The art, the history, the energy fairly leaped off the walls at you: here, a huge portrait leaning against a fireplace dominating one room, done in bright Warhol/Smarties colors, of Cockettes founder Hibiscus in all his charismatic, Carmen Miranda-on-acid glory. There, a series of paintings inspired by the life and lit. of Jack Kerouac, done by the late great Tomata DuPlenty, a late-period Cockette who subsequently made his mark as frontman of the visionary art/punk/synth combo The Screamers. Throughout, a host of other paintings, photographs and objets d'art, documenting pop artists, porn and rock stars, fellow travellers...even politicians (the most timely photo exhibited being a portrait of Matt Gonzalez, the outspoken, Green Party-supporting City Supervisor who just ran a hotly contested campaign for Mayor. His run, while ultimately unsuccessful, heartwarmingly galvanized much of the left-of-center-thinking local element.)
There was also live entertainment to be had in the back garden of Cockette charter player Rumi Missabu's Victorian manse. There was holiday-themed cabaret chanteuserie by one Cara Vida, done up literally to the teeth as a Day of the Dead skeleton. There was a fashion show, with once-and-future Cockettes modeling jackets bedecked and appliqued with everything from toddler geegaws to vintage nudie pinups - the seriously post-Glam handiwork of veteran local designer Bill Bowers, also responsible for the aforementioned Sept 11th jacket.
A highlight among highlights of the day's festivities, though, had to be Sweet Pam - in her youth the endlessly photogenic, beestung-lipglossed, Betty Boop-sized bombshell of the Cockettes - reading from a forthcoming memoir some hilarious excerpts recalling the group's ill-fated attempt at taking New York City by storm in 1971, including run-ins with various Warhol superstars and visiting British rock dignitaries like Keith Moon and Ray Davies. Watch for it to be published in spring '04, provisionally titled either MIDNIGHT AT THE PALACE or I MARRIED A COCKETTE AND LIVED, by Alyson Press in the States.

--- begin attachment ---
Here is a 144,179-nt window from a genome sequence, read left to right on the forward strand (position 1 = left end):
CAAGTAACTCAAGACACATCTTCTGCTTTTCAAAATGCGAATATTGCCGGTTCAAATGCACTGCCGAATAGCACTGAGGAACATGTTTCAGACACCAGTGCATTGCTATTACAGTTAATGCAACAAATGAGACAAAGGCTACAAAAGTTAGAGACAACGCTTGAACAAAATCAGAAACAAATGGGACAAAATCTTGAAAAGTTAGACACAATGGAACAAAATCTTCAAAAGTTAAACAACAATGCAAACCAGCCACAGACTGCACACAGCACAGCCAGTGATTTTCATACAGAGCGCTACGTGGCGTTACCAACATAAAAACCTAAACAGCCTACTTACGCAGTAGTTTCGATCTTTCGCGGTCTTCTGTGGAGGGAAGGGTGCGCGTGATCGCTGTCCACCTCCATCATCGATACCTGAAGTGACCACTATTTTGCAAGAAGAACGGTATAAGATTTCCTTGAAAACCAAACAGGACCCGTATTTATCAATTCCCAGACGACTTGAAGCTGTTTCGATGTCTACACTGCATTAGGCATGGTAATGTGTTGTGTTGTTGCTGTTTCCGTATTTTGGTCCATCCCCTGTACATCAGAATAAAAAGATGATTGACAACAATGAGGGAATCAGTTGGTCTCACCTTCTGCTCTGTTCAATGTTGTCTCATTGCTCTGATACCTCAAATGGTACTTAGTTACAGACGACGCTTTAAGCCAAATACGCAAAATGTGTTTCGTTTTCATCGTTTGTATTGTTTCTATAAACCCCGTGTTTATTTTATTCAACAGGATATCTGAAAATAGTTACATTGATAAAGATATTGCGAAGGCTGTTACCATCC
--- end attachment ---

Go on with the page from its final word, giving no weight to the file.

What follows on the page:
So I was too young for Ginsberg at the Six Gallery, or seeing Cyril and the Groovies draw the ire of flash-resisting, lumpen Fillmore-going masses, or for even seeing these Cockette folk tearing it up in Chinatown - but I'm here now, and having spent some happy time in the latter's current state of presence, it was a becalming, inspiring experience and one hell of a fun way to spend an October afternoon.
So I did mention the Cockettes' self-titled documentary, and short of actual time travel, it succinctly conveys - with captivating recent interviews and vintage film clips, much of which was painstakingly salvaged during production and seen herein for the first - all that was daft and wild, and original, and ultimately vital about their lives and work, and by extension, living in San Francisco at that particular time. It was one of two films I saw in Year Three that helped to reclaim my artistic resolve, as it applies to living here in Fog City - made me feel it is still worth it being here, and worth sticking it out come what may. (If this lot managed to wring something beautiful out of the urban dregs holding sway back then, who's to say we living here now are incapable of similar art/life miracles in this post-dot-commie, Dubya-despotic world?) I'll be talking more about the movies in question, about the humble little shop I first found them in, and the vibrant neighborhood that sustains it, in my next installment.
© 2003/04 Michael Layne Heath.